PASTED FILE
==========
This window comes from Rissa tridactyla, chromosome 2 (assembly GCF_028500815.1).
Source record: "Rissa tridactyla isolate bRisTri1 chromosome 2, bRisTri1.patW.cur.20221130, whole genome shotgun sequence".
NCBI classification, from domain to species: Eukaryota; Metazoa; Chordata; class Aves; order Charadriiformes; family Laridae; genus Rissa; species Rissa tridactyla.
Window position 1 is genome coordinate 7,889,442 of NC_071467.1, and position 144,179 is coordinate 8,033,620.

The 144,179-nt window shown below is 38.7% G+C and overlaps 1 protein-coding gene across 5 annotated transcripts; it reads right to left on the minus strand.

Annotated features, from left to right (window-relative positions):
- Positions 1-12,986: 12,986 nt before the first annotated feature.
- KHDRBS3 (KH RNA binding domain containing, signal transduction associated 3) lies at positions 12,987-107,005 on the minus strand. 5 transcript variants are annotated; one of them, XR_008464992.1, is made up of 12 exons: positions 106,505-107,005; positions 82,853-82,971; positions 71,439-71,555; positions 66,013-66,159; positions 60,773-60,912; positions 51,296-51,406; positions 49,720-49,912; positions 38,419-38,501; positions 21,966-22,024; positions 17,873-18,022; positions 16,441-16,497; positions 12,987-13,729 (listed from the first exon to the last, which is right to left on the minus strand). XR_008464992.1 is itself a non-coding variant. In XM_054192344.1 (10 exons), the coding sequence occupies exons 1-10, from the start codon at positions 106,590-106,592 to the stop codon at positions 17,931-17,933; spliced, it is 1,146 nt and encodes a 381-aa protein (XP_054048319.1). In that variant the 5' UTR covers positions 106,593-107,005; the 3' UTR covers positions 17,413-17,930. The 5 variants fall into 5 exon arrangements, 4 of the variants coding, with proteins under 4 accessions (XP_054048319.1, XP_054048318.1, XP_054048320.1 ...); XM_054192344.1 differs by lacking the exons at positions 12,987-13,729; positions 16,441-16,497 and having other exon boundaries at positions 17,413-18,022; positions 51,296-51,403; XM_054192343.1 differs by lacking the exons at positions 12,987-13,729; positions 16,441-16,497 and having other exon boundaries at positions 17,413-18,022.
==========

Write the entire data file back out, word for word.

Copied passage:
This window comes from Rissa tridactyla, chromosome 2 (assembly GCF_028500815.1).
Source record: "Rissa tridactyla isolate bRisTri1 chromosome 2, bRisTri1.patW.cur.20221130, whole genome shotgun sequence".
NCBI classification, from domain to species: Eukaryota; Metazoa; Chordata; class Aves; order Charadriiformes; family Laridae; genus Rissa; species Rissa tridactyla.
Window position 1 is genome coordinate 7,889,442 of NC_071467.1, and position 144,179 is coordinate 8,033,620.

The 144,179-nt window shown below is 38.7% G+C and overlaps 1 protein-coding gene across 5 annotated transcripts; it reads right to left on the minus strand.

Annotated features, from left to right (window-relative positions):
- Positions 1-12,986: 12,986 nt before the first annotated feature.
- KHDRBS3 (KH RNA binding domain containing, signal transduction associated 3) lies at positions 12,987-107,005 on the minus strand. 5 transcript variants are annotated; one of them, XR_008464992.1, is made up of 12 exons: positions 106,505-107,005; positions 82,853-82,971; positions 71,439-71,555; positions 66,013-66,159; positions 60,773-60,912; positions 51,296-51,406; positions 49,720-49,912; positions 38,419-38,501; positions 21,966-22,024; positions 17,873-18,022; positions 16,441-16,497; positions 12,987-13,729 (listed from the first exon to the last, which is right to left on the minus strand). XR_008464992.1 is itself a non-coding variant. In XM_054192344.1 (10 exons), the coding sequence occupies exons 1-10, from the start codon at positions 106,590-106,592 to the stop codon at positions 17,931-17,933; spliced, it is 1,146 nt and encodes a 381-aa protein (XP_054048319.1). In that variant the 5' UTR covers positions 106,593-107,005; the 3' UTR covers positions 17,413-17,930. The 5 variants fall into 5 exon arrangements, 4 of the variants coding, with proteins under 4 accessions (XP_054048319.1, XP_054048318.1, XP_054048320.1 ...); XM_054192344.1 differs by lacking the exons at positions 12,987-13,729; positions 16,441-16,497 and having other exon boundaries at positions 17,413-18,022; positions 51,296-51,403; XM_054192343.1 differs by lacking the exons at positions 12,987-13,729; positions 16,441-16,497 and having other exon boundaries at positions 17,413-18,022.